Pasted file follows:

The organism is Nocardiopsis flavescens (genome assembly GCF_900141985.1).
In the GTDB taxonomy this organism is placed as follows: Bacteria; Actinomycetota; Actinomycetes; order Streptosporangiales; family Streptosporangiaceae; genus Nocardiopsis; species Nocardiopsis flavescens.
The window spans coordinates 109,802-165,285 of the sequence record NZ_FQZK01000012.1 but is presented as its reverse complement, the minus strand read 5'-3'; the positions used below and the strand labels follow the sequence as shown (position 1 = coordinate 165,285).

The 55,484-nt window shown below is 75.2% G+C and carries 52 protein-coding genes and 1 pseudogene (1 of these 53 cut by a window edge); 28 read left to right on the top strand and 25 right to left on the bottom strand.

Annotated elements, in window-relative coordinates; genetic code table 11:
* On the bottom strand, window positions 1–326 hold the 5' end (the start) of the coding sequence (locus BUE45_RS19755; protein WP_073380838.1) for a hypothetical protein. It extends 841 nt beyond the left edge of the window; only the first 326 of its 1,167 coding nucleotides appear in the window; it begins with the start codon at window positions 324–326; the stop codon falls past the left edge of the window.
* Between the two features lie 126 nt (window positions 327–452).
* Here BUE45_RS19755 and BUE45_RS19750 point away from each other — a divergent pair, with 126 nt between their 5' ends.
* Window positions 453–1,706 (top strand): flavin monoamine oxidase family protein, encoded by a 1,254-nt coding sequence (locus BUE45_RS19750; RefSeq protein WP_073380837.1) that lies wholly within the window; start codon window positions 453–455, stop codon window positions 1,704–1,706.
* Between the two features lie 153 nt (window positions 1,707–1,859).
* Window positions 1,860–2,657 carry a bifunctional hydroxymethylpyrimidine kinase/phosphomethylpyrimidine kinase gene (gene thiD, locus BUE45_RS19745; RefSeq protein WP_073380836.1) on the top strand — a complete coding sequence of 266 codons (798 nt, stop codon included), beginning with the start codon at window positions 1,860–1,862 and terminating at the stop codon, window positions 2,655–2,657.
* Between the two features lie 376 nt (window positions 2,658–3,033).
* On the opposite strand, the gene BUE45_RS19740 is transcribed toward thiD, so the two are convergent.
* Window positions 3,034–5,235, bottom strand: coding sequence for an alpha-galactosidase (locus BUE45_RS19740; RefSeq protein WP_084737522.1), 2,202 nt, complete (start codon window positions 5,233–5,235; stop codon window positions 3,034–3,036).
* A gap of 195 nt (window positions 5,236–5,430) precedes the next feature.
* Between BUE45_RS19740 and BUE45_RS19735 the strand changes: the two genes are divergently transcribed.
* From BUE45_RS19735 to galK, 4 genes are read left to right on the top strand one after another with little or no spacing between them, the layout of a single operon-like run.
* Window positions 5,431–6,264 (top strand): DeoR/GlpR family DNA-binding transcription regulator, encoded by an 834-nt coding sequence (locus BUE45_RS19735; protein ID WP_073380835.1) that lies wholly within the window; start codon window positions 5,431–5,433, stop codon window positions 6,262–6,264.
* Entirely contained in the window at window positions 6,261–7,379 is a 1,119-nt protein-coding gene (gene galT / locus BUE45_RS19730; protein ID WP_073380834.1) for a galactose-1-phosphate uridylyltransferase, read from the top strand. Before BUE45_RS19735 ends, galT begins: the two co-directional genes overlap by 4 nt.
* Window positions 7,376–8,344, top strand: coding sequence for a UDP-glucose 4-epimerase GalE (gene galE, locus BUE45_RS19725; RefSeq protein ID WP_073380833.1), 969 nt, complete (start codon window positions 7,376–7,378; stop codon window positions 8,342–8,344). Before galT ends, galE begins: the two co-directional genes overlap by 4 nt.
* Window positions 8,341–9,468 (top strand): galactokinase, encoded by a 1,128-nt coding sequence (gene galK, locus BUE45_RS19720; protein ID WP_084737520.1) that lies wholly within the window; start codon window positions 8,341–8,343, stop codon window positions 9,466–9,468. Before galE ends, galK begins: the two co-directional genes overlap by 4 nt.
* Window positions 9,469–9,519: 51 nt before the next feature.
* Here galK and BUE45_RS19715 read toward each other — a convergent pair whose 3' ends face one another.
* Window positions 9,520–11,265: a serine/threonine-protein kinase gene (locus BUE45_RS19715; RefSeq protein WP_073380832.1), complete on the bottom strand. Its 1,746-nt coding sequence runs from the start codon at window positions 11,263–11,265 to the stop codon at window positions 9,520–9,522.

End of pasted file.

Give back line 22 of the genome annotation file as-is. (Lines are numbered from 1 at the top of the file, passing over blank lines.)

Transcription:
* Window positions 9,469–9,519: 51 nt before the next feature.